The landscape as seen from the Victory monument. Photo by the author.

Epirus remained under Ottoman control even after the Greek War of Independence (1821-1829). After the fall of the Ottomans in 1913, excavations were primarily led by the Archaeological Society of Athens, an independent scholarly society, founded in 1837 by Konstantinos Bellios. The excavations in this period focused on the four basilicas under the direction of Georgios Sottiriou and Anastasios Orlandos.

There was a brief interlude during the Second World War in which Italian troops from Mussolini’s fascist government occupied the area from 1941 until 1943 before occupation was taken over by German troops, who remained there until 1944. Italian troops notably surveyed and recorded the early Christian walls in sketches and set up artillery positions in the theatre, which led to structural instability that remains until today.

From 1946 to 1949, during the Greek Civil War, the landscape of Epirus became a major theatre of guerrilla warfare between the Greek People’s Liberation Army (ELAS) and the National Republican Greek League (EDES). Of note, on the site of Basilica D, we found several bullet shells in the topsoil that are possible remnants from this period.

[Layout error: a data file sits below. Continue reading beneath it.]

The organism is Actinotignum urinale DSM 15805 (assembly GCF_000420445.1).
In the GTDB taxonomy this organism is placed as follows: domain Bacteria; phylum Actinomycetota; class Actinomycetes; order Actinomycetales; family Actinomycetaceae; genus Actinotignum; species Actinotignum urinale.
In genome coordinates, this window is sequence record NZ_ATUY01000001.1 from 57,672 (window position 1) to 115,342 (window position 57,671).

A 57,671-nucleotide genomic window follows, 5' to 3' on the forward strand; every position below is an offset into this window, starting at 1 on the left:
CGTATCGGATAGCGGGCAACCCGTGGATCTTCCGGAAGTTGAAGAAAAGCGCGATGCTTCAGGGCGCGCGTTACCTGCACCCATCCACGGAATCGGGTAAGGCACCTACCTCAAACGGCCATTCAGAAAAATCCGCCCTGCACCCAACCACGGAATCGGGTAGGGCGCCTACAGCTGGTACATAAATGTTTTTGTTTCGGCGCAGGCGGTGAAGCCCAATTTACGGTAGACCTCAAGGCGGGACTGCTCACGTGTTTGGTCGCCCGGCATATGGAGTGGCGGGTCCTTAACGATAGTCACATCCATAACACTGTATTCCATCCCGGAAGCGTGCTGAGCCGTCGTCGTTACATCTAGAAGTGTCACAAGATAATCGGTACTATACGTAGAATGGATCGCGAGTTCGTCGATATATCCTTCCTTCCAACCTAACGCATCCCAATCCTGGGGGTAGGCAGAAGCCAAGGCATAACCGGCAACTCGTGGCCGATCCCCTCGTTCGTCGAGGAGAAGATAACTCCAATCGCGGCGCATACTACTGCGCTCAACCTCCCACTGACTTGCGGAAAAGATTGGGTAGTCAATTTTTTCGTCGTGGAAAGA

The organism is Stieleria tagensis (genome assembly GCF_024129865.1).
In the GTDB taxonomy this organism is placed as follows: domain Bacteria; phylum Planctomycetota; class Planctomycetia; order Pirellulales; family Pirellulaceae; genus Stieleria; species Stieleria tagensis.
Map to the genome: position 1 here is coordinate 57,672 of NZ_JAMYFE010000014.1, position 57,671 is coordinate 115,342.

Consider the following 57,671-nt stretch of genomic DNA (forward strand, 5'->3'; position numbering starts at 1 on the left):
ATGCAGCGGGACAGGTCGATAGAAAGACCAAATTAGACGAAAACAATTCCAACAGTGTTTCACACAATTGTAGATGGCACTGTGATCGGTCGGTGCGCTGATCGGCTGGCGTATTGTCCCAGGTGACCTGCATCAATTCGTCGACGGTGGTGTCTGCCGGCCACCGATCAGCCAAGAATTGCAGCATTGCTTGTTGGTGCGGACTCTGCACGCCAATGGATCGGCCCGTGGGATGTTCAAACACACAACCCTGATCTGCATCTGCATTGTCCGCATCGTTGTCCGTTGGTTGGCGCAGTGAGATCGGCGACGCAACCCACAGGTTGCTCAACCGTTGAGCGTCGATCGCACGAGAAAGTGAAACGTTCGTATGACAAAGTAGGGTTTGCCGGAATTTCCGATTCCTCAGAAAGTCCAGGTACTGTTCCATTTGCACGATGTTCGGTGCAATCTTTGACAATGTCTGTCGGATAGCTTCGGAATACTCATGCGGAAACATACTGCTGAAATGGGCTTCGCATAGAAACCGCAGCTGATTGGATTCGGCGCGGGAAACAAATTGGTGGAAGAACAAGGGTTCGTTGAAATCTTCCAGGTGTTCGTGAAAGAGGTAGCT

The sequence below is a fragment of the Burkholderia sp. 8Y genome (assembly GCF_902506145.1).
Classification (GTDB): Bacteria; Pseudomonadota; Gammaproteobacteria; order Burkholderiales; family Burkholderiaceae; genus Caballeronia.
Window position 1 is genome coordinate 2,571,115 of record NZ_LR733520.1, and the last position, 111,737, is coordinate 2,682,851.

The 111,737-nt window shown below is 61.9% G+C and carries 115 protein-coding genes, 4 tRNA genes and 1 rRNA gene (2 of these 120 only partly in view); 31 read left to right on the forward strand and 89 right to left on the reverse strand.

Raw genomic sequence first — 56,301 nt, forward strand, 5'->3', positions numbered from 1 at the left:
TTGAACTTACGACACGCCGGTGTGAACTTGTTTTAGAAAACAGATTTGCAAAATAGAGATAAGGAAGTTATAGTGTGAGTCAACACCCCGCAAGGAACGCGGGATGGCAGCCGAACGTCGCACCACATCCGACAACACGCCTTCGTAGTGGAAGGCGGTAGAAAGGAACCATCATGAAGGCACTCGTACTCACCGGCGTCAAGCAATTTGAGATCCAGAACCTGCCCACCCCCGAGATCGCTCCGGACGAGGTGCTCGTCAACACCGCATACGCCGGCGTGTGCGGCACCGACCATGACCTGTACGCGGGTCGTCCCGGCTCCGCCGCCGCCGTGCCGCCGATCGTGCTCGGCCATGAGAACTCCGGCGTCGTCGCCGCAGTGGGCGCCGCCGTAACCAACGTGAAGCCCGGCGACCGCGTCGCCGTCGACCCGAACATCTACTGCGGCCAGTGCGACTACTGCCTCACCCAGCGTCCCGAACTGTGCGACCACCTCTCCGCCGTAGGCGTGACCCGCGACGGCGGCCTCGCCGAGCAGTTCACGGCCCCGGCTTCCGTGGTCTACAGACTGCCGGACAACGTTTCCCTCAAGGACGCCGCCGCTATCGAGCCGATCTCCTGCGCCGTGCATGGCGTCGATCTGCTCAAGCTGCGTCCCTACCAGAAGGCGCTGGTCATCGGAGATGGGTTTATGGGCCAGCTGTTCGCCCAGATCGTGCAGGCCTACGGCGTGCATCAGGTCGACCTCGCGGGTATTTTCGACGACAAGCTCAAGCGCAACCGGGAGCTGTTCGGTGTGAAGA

Closing remarks

Recent excavations were primarily directed by Dr Eugenia Chalkia and Dr Stavroula Oikonomou, respectively (Chalkia 2015; Pavlidis 2015). Since 2014, this work has accelerated with the bid by the local antiquities authority to make Nicopolis a UNESCO World Heritage site beginning in 2014 (UNESCO World Heritage Centre 2014). This is not only causing a flurry of archaeological activity but also the construction of a new road that bypasses the monument to protect them from future damage.

The new road plans to circle around the ruins of the city rather than cutting through them. Speaking to locals in Preveza revealed rather mixed opinions on this, with one man telling me that he “knew it was necessary for preservation but loved the view when driving past the ruins.” The overall sentiment seems to be pride at the ruins but worry about more tourists spoiling the area and its green unspoiled landscape, though many appreciate the economic benefits increased tourism will bring.

Excavating and exploring these sites was eye-opening for me, as a burgeoning archaeologist at the start of my career. The people, both professional archaeologists and locals, were very welcoming and more than happy to discuss archaeology and the local culture. Nicopolis is not only the site of several important historical events, but also an interesting case study in the cyclical nature of urbanism.